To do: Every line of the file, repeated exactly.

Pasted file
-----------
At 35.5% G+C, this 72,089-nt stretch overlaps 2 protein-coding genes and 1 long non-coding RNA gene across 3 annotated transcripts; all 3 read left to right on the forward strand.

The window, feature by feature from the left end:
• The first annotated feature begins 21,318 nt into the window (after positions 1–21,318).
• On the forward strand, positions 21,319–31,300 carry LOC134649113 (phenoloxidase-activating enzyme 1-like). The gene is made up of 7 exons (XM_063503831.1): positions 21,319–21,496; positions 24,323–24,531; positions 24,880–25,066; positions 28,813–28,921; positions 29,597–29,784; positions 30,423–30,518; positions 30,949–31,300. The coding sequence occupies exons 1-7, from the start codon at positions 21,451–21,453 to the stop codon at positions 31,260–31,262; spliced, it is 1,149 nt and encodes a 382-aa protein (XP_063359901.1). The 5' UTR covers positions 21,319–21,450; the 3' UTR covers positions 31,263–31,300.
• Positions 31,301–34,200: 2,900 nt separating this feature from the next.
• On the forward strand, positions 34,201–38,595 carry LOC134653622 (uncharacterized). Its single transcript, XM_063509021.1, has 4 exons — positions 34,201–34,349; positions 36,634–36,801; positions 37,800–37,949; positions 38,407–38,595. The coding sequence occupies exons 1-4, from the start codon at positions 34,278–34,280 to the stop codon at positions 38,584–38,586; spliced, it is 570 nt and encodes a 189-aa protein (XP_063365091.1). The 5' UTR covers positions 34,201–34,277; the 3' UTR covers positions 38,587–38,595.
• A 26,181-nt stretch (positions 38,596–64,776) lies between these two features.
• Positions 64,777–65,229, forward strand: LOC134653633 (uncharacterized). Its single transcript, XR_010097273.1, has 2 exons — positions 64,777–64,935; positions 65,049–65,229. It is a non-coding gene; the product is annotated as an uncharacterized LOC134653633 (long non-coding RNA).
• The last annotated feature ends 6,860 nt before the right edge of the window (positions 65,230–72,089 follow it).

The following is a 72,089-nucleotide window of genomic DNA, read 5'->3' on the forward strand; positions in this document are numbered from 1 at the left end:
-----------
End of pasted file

At 35.5% G+C, this 72,089-nt stretch overlaps 2 protein-coding genes and 1 long non-coding RNA gene across 3 annotated transcripts; all 3 read left to right on the forward strand.

The window, feature by feature from the left end:
• The first annotated feature begins 21,318 nt into the window (after positions 1–21,318).
• On the forward strand, positions 21,319–31,300 carry LOC134649113 (phenoloxidase-activating enzyme 1-like). The gene is made up of 7 exons (XM_063503831.1): positions 21,319–21,496; positions 24,323–24,531; positions 24,880–25,066; positions 28,813–28,921; positions 29,597–29,784; positions 30,423–30,518; positions 30,949–31,300. The coding sequence occupies exons 1-7, from the start codon at positions 21,451–21,453 to the stop codon at positions 31,260–31,262; spliced, it is 1,149 nt and encodes a 382-aa protein (XP_063359901.1). The 5' UTR covers positions 21,319–21,450; the 3' UTR covers positions 31,263–31,300.
• Positions 31,301–34,200: 2,900 nt separating this feature from the next.
• On the forward strand, positions 34,201–38,595 carry LOC134653622 (uncharacterized). Its single transcript, XM_063509021.1, has 4 exons — positions 34,201–34,349; positions 36,634–36,801; positions 37,800–37,949; positions 38,407–38,595. The coding sequence occupies exons 1-4, from the start codon at positions 34,278–34,280 to the stop codon at positions 38,584–38,586; spliced, it is 570 nt and encodes a 189-aa protein (XP_063365091.1). The 5' UTR covers positions 34,201–34,277; the 3' UTR covers positions 38,587–38,595.
• A 26,181-nt stretch (positions 38,596–64,776) lies between these two features.
• Positions 64,777–65,229, forward strand: LOC134653633 (uncharacterized). Its single transcript, XR_010097273.1, has 2 exons — positions 64,777–64,935; positions 65,049–65,229. It is a non-coding gene; the product is annotated as an uncharacterized LOC134653633 (long non-coding RNA).
• The last annotated feature ends 6,860 nt before the right edge of the window (positions 65,230–72,089 follow it).

The following is a 72,089-nucleotide window of genomic DNA, read 5'->3' on the forward strand; positions in this document are numbered from 1 at the left end: